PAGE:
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Na Ji

How joy and wide-ranging curiosity leads to neurobiology tools for new types of questions.

“I’m basically a microscopist who wants to be a neurobiologist,” says Na Ji from the University of California, Berkeley (UCB). It makes her happy when neurobiology colleagues tell her she is already one of them. Ji designs and develops tools for experimental neurobiologists that do not require a physics PhD to operate and maintain them, she says.

Na Ji. Credit: E. Betzig

As an undergraduate in China she studied chemical physics, in which tools from physics are used to assess chemical systems. She continued this work for her PhD research at UCB’s chemistry department, where she spent much time in the physics department. Her advisor Yuen-Ron Shen encouraged lab members to explore widely for their postgraduate training. “He was just an excellent, excellent advisor,” says Ji. She set out to build on her long-standing interest in the brain, which, she says, is also a puzzle on a metaphysical and philosophical level. Her brain had taken her to a deep understanding of the behavior of inanimate objects, such as the way atoms and molecules vibrate and rotate. Yet she knew little about the brain itself, which, feels like “the ultimate mystery” that helps us understand “who we are.” Ji decided on a postdoctoral fellowship at the Howard Hughes Medical Institute’s Janelia Research Campus, where she also became a group leader. She joined the Berkeley faculty in 2016 and splits her time between the physics and molecular and cell biology departments. She realizes she has always wanted to apply knowledge from one field in another. “I’m just very curious about things, like anything,” she says and it drives her inter- and cross-disciplinary activities. “It’s not something I have to strive for, it’s just something that I really enjoy to be doing,” she says. She reads voraciously about, among other subjects, pop culture, politics and history.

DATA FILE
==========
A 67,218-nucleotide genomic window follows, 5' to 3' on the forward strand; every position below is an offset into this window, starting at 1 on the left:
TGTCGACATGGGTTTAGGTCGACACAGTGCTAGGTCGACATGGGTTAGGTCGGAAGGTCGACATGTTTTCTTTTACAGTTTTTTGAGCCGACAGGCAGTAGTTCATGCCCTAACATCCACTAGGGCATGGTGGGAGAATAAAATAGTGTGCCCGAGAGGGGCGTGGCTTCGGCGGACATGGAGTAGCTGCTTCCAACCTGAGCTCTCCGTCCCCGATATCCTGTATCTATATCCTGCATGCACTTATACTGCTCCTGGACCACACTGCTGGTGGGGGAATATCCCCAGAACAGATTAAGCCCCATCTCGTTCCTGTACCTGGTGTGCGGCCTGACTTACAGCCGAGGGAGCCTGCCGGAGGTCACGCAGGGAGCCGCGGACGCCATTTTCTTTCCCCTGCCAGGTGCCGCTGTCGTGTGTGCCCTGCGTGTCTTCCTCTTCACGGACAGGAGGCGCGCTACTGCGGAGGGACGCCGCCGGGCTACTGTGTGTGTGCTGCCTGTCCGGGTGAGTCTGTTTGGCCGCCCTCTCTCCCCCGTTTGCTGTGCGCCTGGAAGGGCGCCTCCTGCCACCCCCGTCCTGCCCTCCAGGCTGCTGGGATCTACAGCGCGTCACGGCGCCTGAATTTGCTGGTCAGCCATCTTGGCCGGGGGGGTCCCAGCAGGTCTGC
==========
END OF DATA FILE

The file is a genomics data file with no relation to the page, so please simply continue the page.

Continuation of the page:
In one of two new papers1, Ji and her team developed a way to image to a depth of 600 micrometers in vivo in a mouse’s brain and capture all inputs along the neuron’s length — the entire dendritic tree. With conventional imaging this would have involved a big stack of serially imaged cross-sections. But the team set up a Bessel beam module to work with a mesoscope, a two-photon fluorescence microscope with a five-millimeter-diameter field of view that was developed in Karel Svoboda’s lab at Janelia. A Bessel beam is a laser beam with a narrow focal volume that yields high resolution in x and y dimensions. Because the Bessel beam’s excitation focus can be extended to 100 micrometers, one can excite fluorescence all along that depth. What would have needed 300 images with standard imaging takes around six images for the same length. “We just scan the Bessel focus at 100-micron steps and we can cover this whole dendritic tree,” she says. This paper, she hopes, can be a door-opener for neurobiologists to let them ask new types of questions related to single-neuron computation in a behaving mouse. The Bessel module is easy to set up and has been licensed to Thorlabs, she says. Her team was also able to image thousands of GABAergic neurons in a mouse that was awake and resting. “We can monitor them at the same time over four cortical regions,” she says. “Even when the brain is ‘resting’, there’s lots of activity,” she says. A resting animal’s brain shows waves of neural activity. “It’s just mesmerizing.”